Art In and Out of the Age of Terror

by Dieter Roelstraete
from Afterall

‘I will not accept that there should be first-class and second-class cemeteries. All enmity should cease after death.’

Manfred Rommel, mayor of Stuttgart during the Deutsche Herbst1

Facing terror

If mass-scale terrorism truly is the defining political obsession of our times – whether its perceived danger or urgency is a self-perpetuating illusion or not is a question that must remained unanswered, for now – it is definitely one that contemporary art continually struggles to come to terms with. The spectral, faceless nature of present-day terrorism (that of 9/11, of course, as well as that of senseless sectarian violence in post-Desert Storm Iraq, not to mention that of the state-sponsored military-industrial variety) has proven to be a rather arid source of inspiration for contemporary art. Indeed, when it comes down to dealing with this new brand of terrorism, the first decade of the twentyfirst century has so far produced surprisingly little in the way of convincing artworks; we need only invoke the well-meaning but ultimately lacklustre example of Robert Storr’s Arsenale exhibition in the 52nd Venice Biennale to prove our point.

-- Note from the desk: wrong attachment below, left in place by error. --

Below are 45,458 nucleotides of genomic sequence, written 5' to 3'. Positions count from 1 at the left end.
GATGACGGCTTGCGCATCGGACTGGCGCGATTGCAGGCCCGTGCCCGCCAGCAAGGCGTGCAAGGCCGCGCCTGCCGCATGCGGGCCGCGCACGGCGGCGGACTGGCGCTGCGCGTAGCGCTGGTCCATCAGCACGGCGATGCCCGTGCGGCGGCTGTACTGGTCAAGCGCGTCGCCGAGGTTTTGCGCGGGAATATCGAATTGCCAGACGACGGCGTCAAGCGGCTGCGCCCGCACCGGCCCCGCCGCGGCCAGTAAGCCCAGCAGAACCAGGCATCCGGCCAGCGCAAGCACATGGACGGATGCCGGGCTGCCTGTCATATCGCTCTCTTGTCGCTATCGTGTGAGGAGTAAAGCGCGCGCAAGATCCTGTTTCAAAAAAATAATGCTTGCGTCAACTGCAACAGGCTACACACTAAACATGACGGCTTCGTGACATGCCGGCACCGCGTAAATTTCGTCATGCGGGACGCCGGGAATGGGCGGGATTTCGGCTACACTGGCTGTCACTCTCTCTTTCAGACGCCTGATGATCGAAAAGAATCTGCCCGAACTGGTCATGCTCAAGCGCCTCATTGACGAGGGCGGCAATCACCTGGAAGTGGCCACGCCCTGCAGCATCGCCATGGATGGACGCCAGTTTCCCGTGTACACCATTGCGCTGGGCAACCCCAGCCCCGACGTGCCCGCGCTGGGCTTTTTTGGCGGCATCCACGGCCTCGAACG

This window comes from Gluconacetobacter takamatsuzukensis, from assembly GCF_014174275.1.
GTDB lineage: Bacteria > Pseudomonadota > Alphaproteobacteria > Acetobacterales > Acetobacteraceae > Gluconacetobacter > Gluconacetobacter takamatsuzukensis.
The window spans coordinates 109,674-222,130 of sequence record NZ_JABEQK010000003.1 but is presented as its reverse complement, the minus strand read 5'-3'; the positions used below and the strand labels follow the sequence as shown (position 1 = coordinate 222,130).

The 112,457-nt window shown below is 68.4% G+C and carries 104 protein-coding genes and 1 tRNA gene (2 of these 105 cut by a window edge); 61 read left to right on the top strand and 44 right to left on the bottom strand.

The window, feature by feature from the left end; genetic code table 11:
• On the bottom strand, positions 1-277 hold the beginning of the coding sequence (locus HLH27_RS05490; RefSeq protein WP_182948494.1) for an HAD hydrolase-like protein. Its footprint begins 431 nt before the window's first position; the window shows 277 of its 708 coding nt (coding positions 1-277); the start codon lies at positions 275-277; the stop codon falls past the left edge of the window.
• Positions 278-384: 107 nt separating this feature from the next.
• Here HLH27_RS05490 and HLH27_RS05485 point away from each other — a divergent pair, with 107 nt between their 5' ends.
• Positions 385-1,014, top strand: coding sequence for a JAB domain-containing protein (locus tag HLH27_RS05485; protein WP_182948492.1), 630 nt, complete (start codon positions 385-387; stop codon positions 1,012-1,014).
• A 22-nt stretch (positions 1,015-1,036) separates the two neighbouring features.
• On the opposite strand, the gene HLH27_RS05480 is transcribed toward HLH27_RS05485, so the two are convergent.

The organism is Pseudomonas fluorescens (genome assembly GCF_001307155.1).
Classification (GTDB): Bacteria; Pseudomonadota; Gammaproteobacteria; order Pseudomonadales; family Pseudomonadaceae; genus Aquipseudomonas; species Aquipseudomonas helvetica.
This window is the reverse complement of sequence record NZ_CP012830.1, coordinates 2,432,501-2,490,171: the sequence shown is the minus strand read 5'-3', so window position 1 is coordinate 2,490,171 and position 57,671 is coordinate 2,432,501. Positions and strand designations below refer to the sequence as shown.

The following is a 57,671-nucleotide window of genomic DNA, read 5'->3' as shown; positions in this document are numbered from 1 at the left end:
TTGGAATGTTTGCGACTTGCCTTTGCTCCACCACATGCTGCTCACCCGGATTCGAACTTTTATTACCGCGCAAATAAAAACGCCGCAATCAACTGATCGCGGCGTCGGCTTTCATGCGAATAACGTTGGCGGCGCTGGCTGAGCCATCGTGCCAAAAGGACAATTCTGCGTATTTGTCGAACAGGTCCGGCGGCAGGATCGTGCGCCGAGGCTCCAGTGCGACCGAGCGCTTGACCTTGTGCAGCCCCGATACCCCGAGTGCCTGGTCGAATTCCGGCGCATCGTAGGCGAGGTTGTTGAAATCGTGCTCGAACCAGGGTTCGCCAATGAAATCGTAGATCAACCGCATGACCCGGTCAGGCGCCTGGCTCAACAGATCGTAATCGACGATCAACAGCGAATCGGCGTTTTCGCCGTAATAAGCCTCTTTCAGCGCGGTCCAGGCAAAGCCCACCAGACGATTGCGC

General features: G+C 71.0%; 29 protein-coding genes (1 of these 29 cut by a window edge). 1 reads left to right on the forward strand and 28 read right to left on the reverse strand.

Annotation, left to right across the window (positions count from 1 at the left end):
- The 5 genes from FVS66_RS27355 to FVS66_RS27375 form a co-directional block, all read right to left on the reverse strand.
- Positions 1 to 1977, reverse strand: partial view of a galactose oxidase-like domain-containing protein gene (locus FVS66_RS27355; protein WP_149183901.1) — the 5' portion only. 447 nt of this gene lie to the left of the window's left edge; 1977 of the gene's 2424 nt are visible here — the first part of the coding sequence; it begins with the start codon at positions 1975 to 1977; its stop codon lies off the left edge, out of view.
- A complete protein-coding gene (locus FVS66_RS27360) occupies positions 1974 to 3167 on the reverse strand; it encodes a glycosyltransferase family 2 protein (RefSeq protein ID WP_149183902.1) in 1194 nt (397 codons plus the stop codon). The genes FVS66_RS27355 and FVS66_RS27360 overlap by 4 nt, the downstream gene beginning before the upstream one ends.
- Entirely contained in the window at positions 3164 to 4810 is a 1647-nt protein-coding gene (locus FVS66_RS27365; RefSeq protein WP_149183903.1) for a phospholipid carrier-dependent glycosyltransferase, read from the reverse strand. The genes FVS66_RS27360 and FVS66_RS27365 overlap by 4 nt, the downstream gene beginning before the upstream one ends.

This awkward state of paralysis in the face of terror has not always been the case; indeed, the relationship between art and terrorism has been one of the great troubling romances of twentieth-century culture, and the romantic identification of the artist with its outlaw warrior (‘unlawful enemy combatant’) has been one of the more controversial hallmarks of avant-garde ideology. It is a long and hallowed tradition that stretches all the way back to Gustave Courbet, a pivotal figure in the Parisian Commune uprising of 1870, and – after having (in part) been materialised in the aesthetic claims of the Russian Revolution of 1917 – reached its first apogee in the belligerent rhetoric of Dada and Surrealism. For instance, in his ‘Surrealist Manifesto’ (1924) Andr√© Breton famously proclaimed the terrorist act of shooting into a peaceful crowd to be the authentically Surrealist, artistic gesture. more

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